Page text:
The assorted supporting characters don’t seem to know what they’re doing in this movie. There is a plurality of characters that greet Donnie with a pointed gun, which further strains the credibility level. The additional hostages and their related family members are useless to the story and simply disposable bodies to kill before Sara’s time is up. Donnie’s brother is a glorified exposition device and a strangely motivated figure after a later twist. That’s another factor where Confined seems born from the ilk of direct-to-DVD thrillers, forcing twists for shocking purposes but not providing enough material for them to be really felt. There are a few relatively surprising deaths but because the characters are disposable, underwritten, or simply oblique, it becomes less shocking and more shrug-inducing because what else was going to happen to these people? The final twist feels too forced and yet also wholly predictable. For the movie to have one final memorable moment, there will be a betrayal, but it doesn’t feel earned with what transpires. The ingredients are there to set it up where it feels like an organic development, but under this version of the story, this final twist feels like a final gasp to imitate mediocre thrillers to its end.
Confined is the work of several hard-working individuals and it can be enjoyed in some capacity as a low-budget imitation of the kind of movies you’d see starring, say, C. Thomas Howell or some guy who starred in a Universal Soldier sequel who isn’t Michael Jai-White (Black Dynamite forever!). There is nothing wrong with fun genre thrillers that aim to be nothing more than fun genre thrillers, and this can be accomplished on any budget, even one as tiny as $2,500. It all depends on the storytelling and maximizing the intrigue and development to mask any limitations of budget and technical know-how. If you can’t forgive the technical issues, you’ll never accept whatever charms that Confined has to offer, but the storytelling choices limit the entertainment takeaways. The villain is too unconvincing and powerful without being clever or terribly memorable, the choice of lead perspective feels limited and with a better and more personally compelling figure right there for the choosing, the supporting characters feel unimportant, the story often resorts to telling rather than showing, and the twists are often forced and without larger impact given the underwritten characterization. Would a bigger, more professional budget have solved any of these lagging creative issues? Maybe. Maybe not. Confined is currently available for viewing on Amazon Prime and that itself is its earned victory.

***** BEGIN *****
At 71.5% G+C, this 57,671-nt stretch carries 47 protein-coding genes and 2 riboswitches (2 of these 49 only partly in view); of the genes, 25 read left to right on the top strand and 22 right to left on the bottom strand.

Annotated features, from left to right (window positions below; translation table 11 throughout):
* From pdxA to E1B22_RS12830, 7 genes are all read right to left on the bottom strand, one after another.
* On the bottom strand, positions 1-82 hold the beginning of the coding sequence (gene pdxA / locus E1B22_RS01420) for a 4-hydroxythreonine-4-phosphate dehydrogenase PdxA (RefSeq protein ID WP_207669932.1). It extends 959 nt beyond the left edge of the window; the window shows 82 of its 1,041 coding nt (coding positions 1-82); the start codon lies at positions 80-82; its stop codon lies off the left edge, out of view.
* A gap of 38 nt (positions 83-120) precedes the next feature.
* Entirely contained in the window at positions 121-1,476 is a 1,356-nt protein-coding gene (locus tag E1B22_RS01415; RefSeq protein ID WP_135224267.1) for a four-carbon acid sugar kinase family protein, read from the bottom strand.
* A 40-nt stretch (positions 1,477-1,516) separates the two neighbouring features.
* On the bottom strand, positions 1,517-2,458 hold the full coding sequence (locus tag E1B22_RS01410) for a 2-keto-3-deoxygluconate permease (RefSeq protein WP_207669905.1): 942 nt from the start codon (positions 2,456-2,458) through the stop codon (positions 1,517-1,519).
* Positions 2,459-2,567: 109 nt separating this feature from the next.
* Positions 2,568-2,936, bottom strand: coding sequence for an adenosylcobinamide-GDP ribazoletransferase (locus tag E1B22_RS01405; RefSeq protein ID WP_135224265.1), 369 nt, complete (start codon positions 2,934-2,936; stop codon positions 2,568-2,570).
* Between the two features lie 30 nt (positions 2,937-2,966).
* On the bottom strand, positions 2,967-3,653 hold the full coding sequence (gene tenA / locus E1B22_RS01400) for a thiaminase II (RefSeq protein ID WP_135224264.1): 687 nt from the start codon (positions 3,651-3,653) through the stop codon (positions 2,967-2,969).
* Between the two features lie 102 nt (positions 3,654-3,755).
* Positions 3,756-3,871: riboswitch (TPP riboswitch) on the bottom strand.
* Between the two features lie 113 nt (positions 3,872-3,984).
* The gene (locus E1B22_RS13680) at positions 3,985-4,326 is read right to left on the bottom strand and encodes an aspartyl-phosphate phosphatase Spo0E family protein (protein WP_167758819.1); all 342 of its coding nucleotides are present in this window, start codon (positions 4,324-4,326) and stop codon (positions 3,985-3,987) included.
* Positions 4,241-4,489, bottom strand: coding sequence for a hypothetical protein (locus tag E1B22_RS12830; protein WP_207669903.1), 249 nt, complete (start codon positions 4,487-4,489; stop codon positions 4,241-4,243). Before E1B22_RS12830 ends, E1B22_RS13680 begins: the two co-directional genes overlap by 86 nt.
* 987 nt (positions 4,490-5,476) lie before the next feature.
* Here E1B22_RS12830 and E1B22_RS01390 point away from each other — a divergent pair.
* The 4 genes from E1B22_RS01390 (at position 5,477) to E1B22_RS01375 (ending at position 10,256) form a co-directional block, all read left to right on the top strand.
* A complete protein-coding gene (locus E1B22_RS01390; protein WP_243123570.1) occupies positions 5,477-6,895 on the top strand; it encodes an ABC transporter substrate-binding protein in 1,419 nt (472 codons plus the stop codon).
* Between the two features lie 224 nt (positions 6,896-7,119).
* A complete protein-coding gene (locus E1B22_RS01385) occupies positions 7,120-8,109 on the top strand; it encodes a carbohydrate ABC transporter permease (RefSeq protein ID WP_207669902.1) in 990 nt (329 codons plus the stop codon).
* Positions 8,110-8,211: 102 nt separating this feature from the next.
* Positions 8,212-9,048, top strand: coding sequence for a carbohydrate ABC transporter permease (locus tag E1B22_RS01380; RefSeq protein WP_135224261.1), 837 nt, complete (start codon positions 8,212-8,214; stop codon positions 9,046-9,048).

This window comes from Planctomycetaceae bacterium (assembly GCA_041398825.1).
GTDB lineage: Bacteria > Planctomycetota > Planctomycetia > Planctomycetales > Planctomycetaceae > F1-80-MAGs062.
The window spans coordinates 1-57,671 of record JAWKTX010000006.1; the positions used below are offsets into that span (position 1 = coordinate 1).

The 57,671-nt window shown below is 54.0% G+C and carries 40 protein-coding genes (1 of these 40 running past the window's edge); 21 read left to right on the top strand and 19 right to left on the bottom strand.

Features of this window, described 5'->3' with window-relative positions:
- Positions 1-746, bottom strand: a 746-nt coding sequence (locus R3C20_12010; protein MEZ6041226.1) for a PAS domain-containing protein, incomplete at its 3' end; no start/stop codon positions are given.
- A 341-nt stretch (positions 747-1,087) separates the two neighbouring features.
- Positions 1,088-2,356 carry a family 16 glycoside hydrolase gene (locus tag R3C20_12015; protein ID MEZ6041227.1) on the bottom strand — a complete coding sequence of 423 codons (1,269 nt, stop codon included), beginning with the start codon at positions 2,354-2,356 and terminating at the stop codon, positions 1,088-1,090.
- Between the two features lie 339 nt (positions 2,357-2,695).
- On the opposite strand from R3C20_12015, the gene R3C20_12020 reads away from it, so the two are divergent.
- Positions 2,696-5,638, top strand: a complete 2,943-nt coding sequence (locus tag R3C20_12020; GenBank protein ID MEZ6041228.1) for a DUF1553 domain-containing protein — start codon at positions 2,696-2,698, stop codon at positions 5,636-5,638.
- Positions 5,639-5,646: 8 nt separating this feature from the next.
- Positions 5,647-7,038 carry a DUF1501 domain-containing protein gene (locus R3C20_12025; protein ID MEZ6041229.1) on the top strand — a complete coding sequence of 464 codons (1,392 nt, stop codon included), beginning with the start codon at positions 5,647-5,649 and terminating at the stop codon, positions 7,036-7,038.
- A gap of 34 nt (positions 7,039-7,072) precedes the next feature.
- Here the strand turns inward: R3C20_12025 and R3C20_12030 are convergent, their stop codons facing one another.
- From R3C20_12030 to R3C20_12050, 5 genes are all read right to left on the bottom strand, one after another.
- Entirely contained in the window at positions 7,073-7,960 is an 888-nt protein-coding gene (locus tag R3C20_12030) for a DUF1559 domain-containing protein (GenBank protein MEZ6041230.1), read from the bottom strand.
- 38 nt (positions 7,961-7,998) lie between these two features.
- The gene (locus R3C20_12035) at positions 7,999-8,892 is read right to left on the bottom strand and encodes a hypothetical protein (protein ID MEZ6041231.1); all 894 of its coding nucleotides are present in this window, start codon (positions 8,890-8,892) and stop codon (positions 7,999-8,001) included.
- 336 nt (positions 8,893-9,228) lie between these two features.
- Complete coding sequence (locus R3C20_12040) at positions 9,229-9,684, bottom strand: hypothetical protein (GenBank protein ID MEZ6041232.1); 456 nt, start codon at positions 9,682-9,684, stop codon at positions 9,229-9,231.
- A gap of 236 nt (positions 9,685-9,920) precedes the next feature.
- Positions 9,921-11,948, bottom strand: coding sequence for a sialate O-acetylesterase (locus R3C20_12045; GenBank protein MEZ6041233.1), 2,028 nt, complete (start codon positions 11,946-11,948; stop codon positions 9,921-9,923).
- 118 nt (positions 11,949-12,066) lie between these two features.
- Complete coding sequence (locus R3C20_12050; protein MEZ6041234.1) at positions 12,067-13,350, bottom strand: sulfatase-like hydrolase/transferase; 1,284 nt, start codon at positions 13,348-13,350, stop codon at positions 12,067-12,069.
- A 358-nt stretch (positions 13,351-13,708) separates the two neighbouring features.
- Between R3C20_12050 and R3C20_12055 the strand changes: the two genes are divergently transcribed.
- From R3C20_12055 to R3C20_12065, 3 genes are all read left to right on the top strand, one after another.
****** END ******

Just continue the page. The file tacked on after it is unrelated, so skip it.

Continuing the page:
Nate’s Grade: C-